How do you use the epsilon delta definition to prove that the limit of #x^2-4# as #x->2#?

Answer 1

#lim_(x->2)(x^2-4) = 0#

The #epsilon - delta# (epsilon - delta) definition of a limit is as follows:
The limit of #f(x)# as #x# approaches #a# is #L#, denoted #lim_(x->a)f(x)=L# if for every #epsilon > 0# there exists a #delta > 0# such that #0 < |x-a| < delta# implies #|f(x) - L| < epsilon#.
In more intuitive terms, we have #lim_(x->a)f(x) = L# if we can make #f(x)# arbitrarily close to #L# by making #x# close to #a#.
Using that definition, we can show that #lim_(x->2)(x^2-4) = 0#

Proof:

Let #epsilon > 0# be arbitrary, and let #delta = sqrt(4+epsilon)-2#
Note that #delta > 0#, and that if #0 < |x-2| < delta#, we have
#-delta < x-2 < delta# #=> -delta + 4 < x+2 < delta + 4# #=> -delta - 4 < x+2 < delta + 4# #=> |x+2| < delta + 4#
Now, suppose #0 < |x-2| < delta#. Then
#|(x^2-4)-0| = |x^2-4|#
#=|x-2|*|x+2|#
# < delta(delta+4)#
#=delta^2+4delta#
#=(sqrt(4+epsilon)-2)^2+4(sqrt(4+epsilon)-2)#
#=4+epsilon-4sqrt(4+epsilon)+4+4sqrt(4+epsilon)-8#
#=epsilon#
We have shown that #0 < |x-2| < delta# implies #|(x^2-4)-0| < epsilon#, and thus #lim_(x->2)(x^2-4) = 0# by the #epsilon-delta# definition of a limit. ∎
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Answer 2
To use the epsilon-delta definition to prove the limit of a function, we need to show that for any given epsilon (ε) greater than zero, there exists a delta (δ) greater than zero such that if the distance between x and 2 (|x - 2|) is less than delta, then the distance between f(x) and the limit L (|f(x) - L|) is less than epsilon. In this case, we want to prove that the limit of f(x) = x^2 - 4 as x approaches 2. Let's proceed with the proof: Given ε > 0, we need to find a δ > 0 such that if 0 < |x - 2| < δ, then |(x^2 - 4) - L| < ε. Let's start by manipulating the expression |(x^2 - 4) - L|: |(x^2 - 4) - L| = |x^2 - 4 - L| = |x^2 - (L + 4)| Now, we can try to bound this expression by using the difference of squares: |x^2 - (L + 4)| = |(x - 2)(x + 2) - (L + 4)| = |(x - 2)(x + 2) - (L + 4)(x - 2)/(x - 2)| Expanding the numerator and simplifying, we get: |(x - 2)(x + 2) - (L + 4)(x - 2)/(x - 2)| = |(x - 2)(x + 2 - (L + 4)/(x - 2))| Now, we can see that if we choose δ such that |x - 2| < δ, then we can also ensure that |x - 2| ≠ 0, which allows us to divide by (x - 2) without any issues. Let's choose δ = min(1, ε/5). Now, if |x - 2| < δ, we have: |x - 2| < δ ≤ 1, and ε/5 > 0 |x - 2| < 1 implies -1 < x - 2 < 1, which further implies 1 < x + 2 < 3 Hence, we can bound the expression as follows: |(x - 2)(x + 2 - (L + 4)/(x - 2))| ≤ |(x - 2)(3 - (L + 4)/(x - 2))| Now, let's choose a value for δ such that |(x - 2)(3 - (L + 4)/(x - 2))| < ε: |(x - 2)(3 - (L + 4)/(x - 2))| < ε Since |x - 2| < δ ≤ 1, we can assume that |x - 2| ≠ 0, allowing us to divide by (x - 2) without any issues. Hence, we have: |(x - 2)(3 - (L + 4)/(x - 2))| = |3(x - 2) - (L + 4)| = |3x - 6 - L - 4| = |3x - L - 10| Now, we want to choose δ such that |3x - L - 10| < ε. Let's choose δ = ε/3. If |x - 2| < δ = ε/3, then we have: |3x - L - 10| = 3|x - 2| < 3(ε/3) = ε Therefore, we have shown that for any ε > 0, we can choose δ = min(1, ε/5) such that if 0 < |x - 2| < δ, then |(x^2 - 4) - L| < ε. This satisfies the epsilon-delta definition of the limit, proving that the limit of f(x) = x^2 - 4 as x approaches 2 is L.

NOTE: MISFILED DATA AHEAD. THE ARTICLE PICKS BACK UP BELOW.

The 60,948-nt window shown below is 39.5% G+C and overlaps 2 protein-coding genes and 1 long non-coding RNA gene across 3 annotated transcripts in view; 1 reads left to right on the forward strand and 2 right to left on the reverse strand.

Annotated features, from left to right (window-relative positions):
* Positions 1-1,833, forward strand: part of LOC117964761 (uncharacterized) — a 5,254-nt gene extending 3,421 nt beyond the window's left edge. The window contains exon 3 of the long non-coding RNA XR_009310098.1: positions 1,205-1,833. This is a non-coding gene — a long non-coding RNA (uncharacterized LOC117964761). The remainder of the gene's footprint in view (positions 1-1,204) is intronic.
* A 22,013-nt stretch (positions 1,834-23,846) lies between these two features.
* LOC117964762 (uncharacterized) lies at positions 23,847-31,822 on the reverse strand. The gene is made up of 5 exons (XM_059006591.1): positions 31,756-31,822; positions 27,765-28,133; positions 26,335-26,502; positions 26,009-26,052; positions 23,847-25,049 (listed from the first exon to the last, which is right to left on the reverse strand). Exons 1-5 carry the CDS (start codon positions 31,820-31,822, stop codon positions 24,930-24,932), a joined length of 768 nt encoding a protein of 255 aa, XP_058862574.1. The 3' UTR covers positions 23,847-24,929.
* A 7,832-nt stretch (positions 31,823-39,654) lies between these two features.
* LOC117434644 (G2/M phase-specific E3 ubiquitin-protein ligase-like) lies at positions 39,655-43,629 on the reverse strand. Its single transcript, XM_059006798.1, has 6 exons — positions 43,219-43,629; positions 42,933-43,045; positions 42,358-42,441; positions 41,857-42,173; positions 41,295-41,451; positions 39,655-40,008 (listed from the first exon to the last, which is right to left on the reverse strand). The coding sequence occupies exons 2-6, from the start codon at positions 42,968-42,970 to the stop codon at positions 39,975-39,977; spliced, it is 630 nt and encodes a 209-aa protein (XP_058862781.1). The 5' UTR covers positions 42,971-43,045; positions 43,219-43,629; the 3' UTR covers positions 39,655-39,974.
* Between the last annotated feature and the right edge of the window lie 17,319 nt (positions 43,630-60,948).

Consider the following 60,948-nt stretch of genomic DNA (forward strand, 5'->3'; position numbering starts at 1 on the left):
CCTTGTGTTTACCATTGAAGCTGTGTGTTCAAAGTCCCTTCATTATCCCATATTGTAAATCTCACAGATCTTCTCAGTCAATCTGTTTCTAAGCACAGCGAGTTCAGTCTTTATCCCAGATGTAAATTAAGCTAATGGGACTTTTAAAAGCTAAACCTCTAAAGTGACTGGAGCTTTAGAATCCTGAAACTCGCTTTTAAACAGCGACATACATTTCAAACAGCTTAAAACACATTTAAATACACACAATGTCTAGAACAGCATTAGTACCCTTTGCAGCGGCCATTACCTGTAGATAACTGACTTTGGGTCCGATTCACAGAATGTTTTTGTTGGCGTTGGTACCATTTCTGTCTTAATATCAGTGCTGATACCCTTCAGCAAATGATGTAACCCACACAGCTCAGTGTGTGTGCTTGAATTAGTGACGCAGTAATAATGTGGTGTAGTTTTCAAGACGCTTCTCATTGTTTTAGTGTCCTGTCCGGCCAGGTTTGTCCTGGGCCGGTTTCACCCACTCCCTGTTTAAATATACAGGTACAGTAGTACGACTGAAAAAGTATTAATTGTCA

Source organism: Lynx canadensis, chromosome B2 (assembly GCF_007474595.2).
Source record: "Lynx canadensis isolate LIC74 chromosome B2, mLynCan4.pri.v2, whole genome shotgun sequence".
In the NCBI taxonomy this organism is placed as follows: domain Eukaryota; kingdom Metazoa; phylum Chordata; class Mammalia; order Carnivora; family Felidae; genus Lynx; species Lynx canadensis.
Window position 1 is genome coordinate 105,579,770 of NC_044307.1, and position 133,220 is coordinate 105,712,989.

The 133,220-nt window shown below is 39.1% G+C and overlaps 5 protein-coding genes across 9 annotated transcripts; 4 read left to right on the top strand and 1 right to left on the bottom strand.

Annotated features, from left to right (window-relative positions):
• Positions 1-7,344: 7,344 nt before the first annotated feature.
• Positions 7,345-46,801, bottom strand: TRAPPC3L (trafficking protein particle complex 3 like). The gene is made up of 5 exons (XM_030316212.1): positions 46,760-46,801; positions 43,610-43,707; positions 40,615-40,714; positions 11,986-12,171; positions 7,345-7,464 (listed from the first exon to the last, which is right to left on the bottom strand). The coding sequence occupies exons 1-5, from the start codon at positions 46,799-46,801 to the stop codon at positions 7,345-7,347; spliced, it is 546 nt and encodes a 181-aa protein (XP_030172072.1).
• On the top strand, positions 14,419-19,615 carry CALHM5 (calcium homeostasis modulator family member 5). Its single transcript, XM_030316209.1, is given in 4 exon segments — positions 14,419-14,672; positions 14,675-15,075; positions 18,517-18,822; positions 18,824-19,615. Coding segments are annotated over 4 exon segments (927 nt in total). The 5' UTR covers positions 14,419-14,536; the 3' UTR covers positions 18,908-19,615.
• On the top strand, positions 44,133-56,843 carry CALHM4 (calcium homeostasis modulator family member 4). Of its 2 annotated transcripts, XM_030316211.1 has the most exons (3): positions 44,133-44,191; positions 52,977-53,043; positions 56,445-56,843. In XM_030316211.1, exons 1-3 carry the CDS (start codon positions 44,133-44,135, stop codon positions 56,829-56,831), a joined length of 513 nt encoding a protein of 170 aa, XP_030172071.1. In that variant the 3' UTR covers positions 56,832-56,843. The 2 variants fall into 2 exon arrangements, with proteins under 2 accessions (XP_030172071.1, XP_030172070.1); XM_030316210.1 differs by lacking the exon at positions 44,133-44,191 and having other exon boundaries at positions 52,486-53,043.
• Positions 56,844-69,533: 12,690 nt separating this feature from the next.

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Answer from HIX Tutor

When evaluating a one-sided limit, you need to be careful when a quantity is approaching zero since its sign is different depending on which way it is approaching zero from. Let us look at some examples.

When evaluating a one-sided limit, you need to be careful when a quantity is approaching zero since its sign is different depending on which way it is approaching zero from. Let us look at some examples.

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When evaluating a one-sided limit, you need to be careful when a quantity is approaching zero since its sign is different depending on which way it is approaching zero from. Let us look at some examples.

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